3. Can some meditation methods be detrimental? Of course. As someone who works across many different modalities in order to elevate the quality of life, I believe it is very important to keep in mind empirical research but also our personal experience. It has been only recently that thanks to esteemed researchers like Dr Andrew Huberman or Dr Sam Harris, that we are breaching a little bit the world of neuroscience with ancient traditions.

An Insight that has emerged thanks to this is that some meditation methods can indeed be detrimental and this is when they are approached with a lack of balance between interoception and exteroception. Interoception is when we are aware of our bodily sensations. So when we are aware of our breathing, our heartbeat, our thoughts, that self-awareness and exteroception is when we are aware of external stimuli. Neuroscientifically speaking, when we have that internal focus we are reinforcing areas, networks in the brain, such as the anterior cingulate cortex or ACC or the insula, and this helps us be self-aware, which is great if we are not, but if we are already tending to be introspective or having too much rumination or negative self talk, this is going to make it worse, creating anxiety instead of relaxation. Because of that, it is important to balance it with exteroception and focus more on external stimuli.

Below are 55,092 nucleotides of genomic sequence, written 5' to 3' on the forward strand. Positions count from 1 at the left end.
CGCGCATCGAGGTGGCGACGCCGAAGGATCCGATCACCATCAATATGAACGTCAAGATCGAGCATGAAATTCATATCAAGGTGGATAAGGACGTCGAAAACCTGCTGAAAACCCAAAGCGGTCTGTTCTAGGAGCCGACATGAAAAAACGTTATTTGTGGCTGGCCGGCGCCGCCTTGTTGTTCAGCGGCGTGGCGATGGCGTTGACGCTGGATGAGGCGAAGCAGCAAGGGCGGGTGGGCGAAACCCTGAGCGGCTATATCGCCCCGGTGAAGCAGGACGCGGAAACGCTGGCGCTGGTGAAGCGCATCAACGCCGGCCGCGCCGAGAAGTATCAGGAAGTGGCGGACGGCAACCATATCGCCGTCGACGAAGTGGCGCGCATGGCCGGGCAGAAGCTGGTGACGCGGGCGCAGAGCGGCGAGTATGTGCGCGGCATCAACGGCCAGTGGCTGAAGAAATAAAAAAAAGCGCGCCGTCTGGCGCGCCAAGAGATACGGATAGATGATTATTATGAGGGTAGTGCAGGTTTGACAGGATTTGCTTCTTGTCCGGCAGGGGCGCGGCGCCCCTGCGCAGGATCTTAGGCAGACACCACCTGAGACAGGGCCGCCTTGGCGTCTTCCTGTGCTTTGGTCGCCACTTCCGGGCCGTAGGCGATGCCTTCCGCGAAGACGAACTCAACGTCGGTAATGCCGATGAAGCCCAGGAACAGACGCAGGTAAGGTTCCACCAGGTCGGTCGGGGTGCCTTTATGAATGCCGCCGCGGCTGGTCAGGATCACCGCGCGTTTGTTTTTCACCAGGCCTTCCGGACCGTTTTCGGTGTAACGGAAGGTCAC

So the practice that I shared in my previous video was the Joshin Kokyu Ho meditation, in which the first state is focusing on the breathing, focusing on the Hara or the area of the belly. However, on the second stage there is exteroception to then expand our awareness outward, and just by the fact of listening to a guided meditation, that’s somewhat balance between listening to the external stimuli of the person guiding the meditation but also focusing on our inner experience as we are doing what we are guided to do, such as focusing on our breath.

4. Can meditation bring happiness? There is an intriguing parallel between neuroscientific research and some ancient traditions of meditation. Specifically, in Joshin Kokyu Ho, the second stage of the practice when we are expanding and becoming almost like a glowing sun.

In parallel, there is a scientific research directed by Nummenmaa where there was a self-reporting tool showing the energy on the body… and before I share this I want to clarify that this study might have been a little confusing for some of us, at least it was for me, because when I saw the pictures with the glowing individuals sometimes more blue, more red, more yellow… I thought that this was actually measured scientifically, but it was a self-reporting tool, meaning that people just gave their impression of “oh, when I feel this emotion I feel the heat in this area or in that area” but it was a self-reporting tool.